An obnoxious but successful 1920s magician, whose real name is Stanley (Colin Firth), is approached by his good friend and professional protégé, Howard (Simon McBurney), with an amazing story. Over the years, both men reveled in exposing unscrupulous “psychics” who use magic tricks to defraud unsuspecting people with elaborately staged séances. Howard just met a new American medium, Sophie (Emma Stone), whose secrets he’s been unable to uncover. Much to his own shock, he’s now convinced that Sophie is the real deal. He begs his esteemed colleague to join him for an upcoming séance so that Stanley might find the real source of her so-called powers.
Intrigued but certain of ultimately exposing the ruse, Stanley takes Howard up on the challenge, adopting an assumed name and background so as to not alert Sophie to his real motive. Once there, he finds himself captivated by this hypnotic American. She’s lovely, engaging and, above all, quite believable. She instantly describes intimate, accurate details about his personal life and openly questions contradictions she senses in his story as presented. Stanley, resolute in his position, decides to spend as much time as possible with the mesmerizing spiritualist, only to become enchanted himself.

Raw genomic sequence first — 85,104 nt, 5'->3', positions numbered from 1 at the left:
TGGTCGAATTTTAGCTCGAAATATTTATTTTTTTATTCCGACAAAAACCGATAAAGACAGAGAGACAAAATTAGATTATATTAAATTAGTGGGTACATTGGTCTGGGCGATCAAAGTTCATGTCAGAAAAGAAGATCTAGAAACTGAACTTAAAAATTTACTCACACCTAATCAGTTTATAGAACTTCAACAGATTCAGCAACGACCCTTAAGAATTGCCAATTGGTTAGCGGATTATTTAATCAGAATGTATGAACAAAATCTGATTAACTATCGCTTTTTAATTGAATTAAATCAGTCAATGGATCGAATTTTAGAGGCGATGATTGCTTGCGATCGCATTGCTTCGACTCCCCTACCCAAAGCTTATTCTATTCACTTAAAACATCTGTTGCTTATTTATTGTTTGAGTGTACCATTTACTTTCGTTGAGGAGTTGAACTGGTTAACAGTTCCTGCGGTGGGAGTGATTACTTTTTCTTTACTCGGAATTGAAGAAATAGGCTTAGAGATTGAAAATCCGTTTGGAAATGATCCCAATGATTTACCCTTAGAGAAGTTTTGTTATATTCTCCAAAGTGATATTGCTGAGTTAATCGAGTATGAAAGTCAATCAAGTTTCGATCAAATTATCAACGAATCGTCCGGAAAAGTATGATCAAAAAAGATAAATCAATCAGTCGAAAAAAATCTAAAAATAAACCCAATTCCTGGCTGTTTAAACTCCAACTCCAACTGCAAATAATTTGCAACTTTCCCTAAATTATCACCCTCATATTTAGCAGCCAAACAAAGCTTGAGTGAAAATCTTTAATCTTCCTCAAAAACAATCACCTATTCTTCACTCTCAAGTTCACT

Woody Allen, now effectively expelled from shooting in New York City as a result of his embattled personal life, gives us a romantic European period piece bursting with the beauty of European scenery and the simplicity of an earlier age. Every scene is a visual smorgasbord of bright colors, great outfits and vintage accoutrements of the period. The characters and performances are, in typical Allen fashion, well written, quirky and, for the most part, solidly delivered.
Unfortunately, sleight of hand from a master illusionist can’t distract us from the numerous shortcomings of the plot. The pacing is far too slow for the material, making it feel much longer than its 97-minute running time. Allen gives us some witty dialogue along with some entertaining moments, but he doesn’t do it reliably enough to hold our interest. Firth and Stone are exceptional while apart. Together, there’s no electricity whatsoever between them. We can’t for an instant understand why either of them would find the other even remotely interesting.
One of the film’s biggest letdowns is its finale. After an overly-long setup, we get a rushed, simplistic resolution. Allen’s biggest trick, however, is vanishing any hint of a proper ending.